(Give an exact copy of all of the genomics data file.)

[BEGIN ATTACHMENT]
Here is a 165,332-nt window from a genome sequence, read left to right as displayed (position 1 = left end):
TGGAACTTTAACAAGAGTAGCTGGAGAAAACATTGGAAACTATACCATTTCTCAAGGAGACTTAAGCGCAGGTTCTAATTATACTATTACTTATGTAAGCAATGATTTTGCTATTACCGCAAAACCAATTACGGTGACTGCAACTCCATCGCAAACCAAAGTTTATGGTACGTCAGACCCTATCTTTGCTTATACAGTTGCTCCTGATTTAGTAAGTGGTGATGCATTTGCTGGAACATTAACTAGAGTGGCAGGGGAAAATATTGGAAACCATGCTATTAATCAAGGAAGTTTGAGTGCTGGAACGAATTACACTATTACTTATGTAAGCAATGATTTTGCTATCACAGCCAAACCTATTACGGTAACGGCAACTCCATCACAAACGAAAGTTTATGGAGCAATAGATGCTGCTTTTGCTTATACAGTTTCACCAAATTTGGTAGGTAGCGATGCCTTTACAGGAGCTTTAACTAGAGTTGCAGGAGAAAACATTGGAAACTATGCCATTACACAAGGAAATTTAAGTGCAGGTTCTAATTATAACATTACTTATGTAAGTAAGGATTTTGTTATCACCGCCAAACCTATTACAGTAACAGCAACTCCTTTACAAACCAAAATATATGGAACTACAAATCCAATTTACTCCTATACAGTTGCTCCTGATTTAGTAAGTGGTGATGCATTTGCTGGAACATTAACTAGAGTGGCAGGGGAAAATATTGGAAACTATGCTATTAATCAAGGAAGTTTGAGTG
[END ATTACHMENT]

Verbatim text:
Here is a 165,332-nt window from a genome sequence, read left to right as displayed (position 1 = left end):
TGGAACTTTAACAAGAGTAGCTGGAGAAAACATTGGAAACTATACCATTTCTCAAGGAGACTTAAGCGCAGGTTCTAATTATACTATTACTTATGTAAGCAATGATTTTGCTATTACCGCAAAACCAATTACGGTGACTGCAACTCCATCGCAAACCAAAGTTTATGGTACGTCAGACCCTATCTTTGCTTATACAGTTGCTCCTGATTTAGTAAGTGGTGATGCATTTGCTGGAACATTAACTAGAGTGGCAGGGGAAAATATTGGAAACCATGCTATTAATCAAGGAAGTTTGAGTGCTGGAACGAATTACACTATTACTTATGTAAGCAATGATTTTGCTATCACAGCCAAACCTATTACGGTAACGGCAACTCCATCACAAACGAAAGTTTATGGAGCAATAGATGCTGCTTTTGCTTATACAGTTTCACCAAATTTGGTAGGTAGCGATGCCTTTACAGGAGCTTTAACTAGAGTTGCAGGAGAAAACATTGGAAACTATGCCATTACACAAGGAAATTTAAGTGCAGGTTCTAATTATAACATTACTTATGTAAGTAAGGATTTTGTTATCACCGCCAAACCTATTACAGTAACAGCAACTCCTTTACAAACCAAAATATATGGAACTACAAATCCAATTTACTCCTATACAGTTGCTCCTGATTTAGTAAGTGGTGATGCATTTGCTGGAACATTAACTAGAGTGGCAGGGGAAAATATTGGAAACTATGCTATTAATCAAGGAAGTTTGAGTG